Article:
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With ‘The Goddesses,’ Marin’s Swan Huntley Creates a Girl Crush Gone Wrong

The San Anselmo writer behind the 2016 thriller We Could Be Beautiful talks follow-up pressure and finding inspiration in the Bay Area. 


In Swan Huntley’s 2016 hit psychological thriller We Could Be Beautiful, the Marin-based writer cast her acerbic eye for social satire on the precarious mental state of a flailing Manhattan doyenne. In her latest, The Goddesses (July 25, Doubleday), Huntley trains her gaze on a pair of middle-class women in Kona, Hawaii, where she lives while away from San Anselmo. The result is a biting and seldom-flattering portrait of a “friend crush” gone horribly wrong. We caught up with Huntley to talk about finding inspiration in her surroundings, practicing public speaking, and—Marin alert!—yoga hypocrisy.

San Francisco: I loved all the descriptions in The Goddesses of Nancy, Ana and their community practicing yoga. Does that come from your own personal experience?

Swan Huntley: I am a practicing yogi, yes. That part of this book is a little bit of a dig. The character of Ana is based on people I know in the spiritual world who are doing all these good things, but they’re actually kind of sketchy. To give you an example from the Bay Area, I’ve been going to the Monday meditation at Spirit Rock [in Woodacre]. It was so funny to me, because we’d sit there for two hours and then we would all buy a cookie for a dollar and the proceeds would go to charity, and then you have your dharma talk. So we’re all sitting there being peaceful and gentle beings, and then I would go out into the parking lot, and so many times people would just cut me off. I found that paradox to be hilarious and fascinating.

SF: Yeah, people can kind of clock in their zen time for the day, and then they’re done.

SH: Right. It becomes a checklist thing.

SF: Your first novel, We Could Be Beautiful, came out just about a year ago, and was really well received. How did writing The Goddesses and getting ready for its release feel different?

SH: At first, I was very nervous about things like interviews and doing readings and all the other things that go along with being a writer. That whole next part—“OK, get up on a podium and tell us about your story”—is so funny for writers, who are mostly introverts. I hired a public speaking coach to speak to me for an hour, who turned out to be totally stoned and mostly just said, “You go girl!” But it was worth it, because I felt better.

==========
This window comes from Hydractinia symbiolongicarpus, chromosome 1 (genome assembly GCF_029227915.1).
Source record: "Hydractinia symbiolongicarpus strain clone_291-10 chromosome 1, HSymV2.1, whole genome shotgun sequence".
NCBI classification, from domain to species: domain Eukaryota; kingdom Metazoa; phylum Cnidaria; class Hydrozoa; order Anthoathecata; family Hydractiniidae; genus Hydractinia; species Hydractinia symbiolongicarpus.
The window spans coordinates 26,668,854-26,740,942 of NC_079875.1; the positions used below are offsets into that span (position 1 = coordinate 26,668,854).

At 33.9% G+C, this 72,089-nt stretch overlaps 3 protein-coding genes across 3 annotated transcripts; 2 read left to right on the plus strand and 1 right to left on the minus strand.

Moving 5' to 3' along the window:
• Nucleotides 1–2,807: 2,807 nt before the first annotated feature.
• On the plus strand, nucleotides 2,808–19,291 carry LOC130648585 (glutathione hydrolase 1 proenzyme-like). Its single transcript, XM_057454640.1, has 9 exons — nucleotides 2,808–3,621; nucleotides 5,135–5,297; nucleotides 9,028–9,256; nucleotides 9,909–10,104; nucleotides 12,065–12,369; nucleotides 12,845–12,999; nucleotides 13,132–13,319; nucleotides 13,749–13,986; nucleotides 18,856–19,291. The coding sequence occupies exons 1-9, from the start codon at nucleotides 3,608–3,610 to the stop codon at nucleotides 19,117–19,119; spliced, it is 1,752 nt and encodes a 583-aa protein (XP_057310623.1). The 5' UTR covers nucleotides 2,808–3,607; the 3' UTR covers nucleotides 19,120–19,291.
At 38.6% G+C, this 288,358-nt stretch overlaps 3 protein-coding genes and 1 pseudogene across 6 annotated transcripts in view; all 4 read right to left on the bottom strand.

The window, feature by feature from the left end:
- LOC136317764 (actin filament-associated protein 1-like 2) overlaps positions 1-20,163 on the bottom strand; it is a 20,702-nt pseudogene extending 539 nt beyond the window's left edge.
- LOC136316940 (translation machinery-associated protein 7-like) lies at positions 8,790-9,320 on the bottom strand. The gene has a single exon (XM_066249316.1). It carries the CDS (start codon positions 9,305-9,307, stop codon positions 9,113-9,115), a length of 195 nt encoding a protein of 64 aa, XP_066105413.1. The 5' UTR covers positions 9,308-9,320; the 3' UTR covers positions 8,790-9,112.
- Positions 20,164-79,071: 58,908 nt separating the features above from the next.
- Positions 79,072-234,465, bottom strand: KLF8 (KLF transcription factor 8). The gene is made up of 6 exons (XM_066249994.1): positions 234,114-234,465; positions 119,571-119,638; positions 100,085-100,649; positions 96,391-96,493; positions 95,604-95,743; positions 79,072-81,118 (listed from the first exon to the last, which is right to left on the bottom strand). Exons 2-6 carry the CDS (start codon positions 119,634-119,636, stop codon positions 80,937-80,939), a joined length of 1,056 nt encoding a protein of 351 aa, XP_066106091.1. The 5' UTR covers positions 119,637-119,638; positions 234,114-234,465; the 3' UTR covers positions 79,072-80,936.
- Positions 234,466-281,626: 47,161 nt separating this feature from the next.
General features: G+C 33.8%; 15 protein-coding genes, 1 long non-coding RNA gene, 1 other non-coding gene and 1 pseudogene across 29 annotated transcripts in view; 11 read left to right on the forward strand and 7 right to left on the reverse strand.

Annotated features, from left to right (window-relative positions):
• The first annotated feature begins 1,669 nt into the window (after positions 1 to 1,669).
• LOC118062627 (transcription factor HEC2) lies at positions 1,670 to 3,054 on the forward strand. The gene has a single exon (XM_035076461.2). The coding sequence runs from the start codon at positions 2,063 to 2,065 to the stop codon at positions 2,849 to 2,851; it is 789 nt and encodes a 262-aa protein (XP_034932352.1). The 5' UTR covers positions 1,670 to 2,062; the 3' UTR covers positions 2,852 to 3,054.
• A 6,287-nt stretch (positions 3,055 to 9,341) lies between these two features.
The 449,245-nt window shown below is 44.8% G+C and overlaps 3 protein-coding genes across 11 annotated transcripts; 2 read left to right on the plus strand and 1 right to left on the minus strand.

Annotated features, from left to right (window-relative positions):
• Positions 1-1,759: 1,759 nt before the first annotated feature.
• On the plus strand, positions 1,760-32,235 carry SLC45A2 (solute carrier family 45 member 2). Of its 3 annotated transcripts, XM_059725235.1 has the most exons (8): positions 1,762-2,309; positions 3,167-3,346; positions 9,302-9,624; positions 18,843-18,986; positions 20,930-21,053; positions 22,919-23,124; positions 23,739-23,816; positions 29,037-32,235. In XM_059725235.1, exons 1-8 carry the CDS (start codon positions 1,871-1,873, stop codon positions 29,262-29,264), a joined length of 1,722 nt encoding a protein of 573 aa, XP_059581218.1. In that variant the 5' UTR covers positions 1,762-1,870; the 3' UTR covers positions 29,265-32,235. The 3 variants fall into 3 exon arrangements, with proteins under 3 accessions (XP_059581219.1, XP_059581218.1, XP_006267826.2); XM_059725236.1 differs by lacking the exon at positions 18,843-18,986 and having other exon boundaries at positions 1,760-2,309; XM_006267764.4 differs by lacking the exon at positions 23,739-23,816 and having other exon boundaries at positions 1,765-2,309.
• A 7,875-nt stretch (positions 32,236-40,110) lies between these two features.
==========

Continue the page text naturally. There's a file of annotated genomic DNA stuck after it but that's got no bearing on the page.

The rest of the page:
SF: How has the vibe in Marin, where you live part-time, impacted your writing?

SH: I’ve found Marin County to be such a wonderful place to write because it’s so peaceful. I was living in San Anselmo, and it’s just so pretty and so easy and quiet. It’s a much softer place to live than say, New York City. That’s been great for my writing. I’ve been very productive in Marin County.

SF: The sense of place in The Goddesses is also really apparent—in this case it’s Kona. Were you purposely drawing on experiences you’ve had there for this book?

SH: They say life imitates art and art imitates life: I’ve spent a lot of time in Kona ever since I was a kid, and my dad’s lived there a long time. So I’d be driving down Ali’i Drive, the main drag, and I would see something like the guy at the bus stop. And I would be like, “Oh my God, I was just writing about you,” even though in my head I know I haven’t ever seen him, maybe ever. But then, maybe I had, you know? Things just get implanted. And you think you’re creating a blurry picture, but then you go and you see it in life.

Huntley will speak at A Great Place for Books in Oakland Aug. 4 and Book Passage in Corte Madera Aug. 7.
The Goddesses is available July 25 from Doubleday.

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